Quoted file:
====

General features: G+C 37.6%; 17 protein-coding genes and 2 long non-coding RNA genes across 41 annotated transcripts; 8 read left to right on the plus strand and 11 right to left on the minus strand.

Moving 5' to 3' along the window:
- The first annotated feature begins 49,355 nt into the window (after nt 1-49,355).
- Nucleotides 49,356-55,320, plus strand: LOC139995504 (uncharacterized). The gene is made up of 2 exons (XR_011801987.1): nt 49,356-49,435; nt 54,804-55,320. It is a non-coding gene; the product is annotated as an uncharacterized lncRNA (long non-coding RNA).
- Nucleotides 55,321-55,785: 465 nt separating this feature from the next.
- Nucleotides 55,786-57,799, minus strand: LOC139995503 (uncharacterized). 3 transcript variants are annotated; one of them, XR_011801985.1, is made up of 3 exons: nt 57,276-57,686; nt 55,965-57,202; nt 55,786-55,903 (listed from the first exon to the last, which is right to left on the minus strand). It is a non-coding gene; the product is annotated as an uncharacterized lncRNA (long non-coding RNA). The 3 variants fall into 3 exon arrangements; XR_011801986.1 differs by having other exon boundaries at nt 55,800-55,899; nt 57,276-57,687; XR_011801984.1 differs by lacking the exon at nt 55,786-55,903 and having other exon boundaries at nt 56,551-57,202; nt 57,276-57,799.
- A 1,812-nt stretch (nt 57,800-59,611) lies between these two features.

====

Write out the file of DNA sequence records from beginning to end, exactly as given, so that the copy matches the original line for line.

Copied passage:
General features: G+C 37.6%; 17 protein-coding genes and 2 long non-coding RNA genes across 41 annotated transcripts; 8 read left to right on the plus strand and 11 right to left on the minus strand.

Moving 5' to 3' along the window:
- The first annotated feature begins 49,355 nt into the window (after nt 1-49,355).
- Nucleotides 49,356-55,320, plus strand: LOC139995504 (uncharacterized). The gene is made up of 2 exons (XR_011801987.1): nt 49,356-49,435; nt 54,804-55,320. It is a non-coding gene; the product is annotated as an uncharacterized lncRNA (long non-coding RNA).
- Nucleotides 55,321-55,785: 465 nt separating this feature from the next.
- Nucleotides 55,786-57,799, minus strand: LOC139995503 (uncharacterized). 3 transcript variants are annotated; one of them, XR_011801985.1, is made up of 3 exons: nt 57,276-57,686; nt 55,965-57,202; nt 55,786-55,903 (listed from the first exon to the last, which is right to left on the minus strand). It is a non-coding gene; the product is annotated as an uncharacterized lncRNA (long non-coding RNA). The 3 variants fall into 3 exon arrangements; XR_011801986.1 differs by having other exon boundaries at nt 55,800-55,899; nt 57,276-57,687; XR_011801984.1 differs by lacking the exon at nt 55,786-55,903 and having other exon boundaries at nt 56,551-57,202; nt 57,276-57,799.
- A 1,812-nt stretch (nt 57,800-59,611) lies between these two features.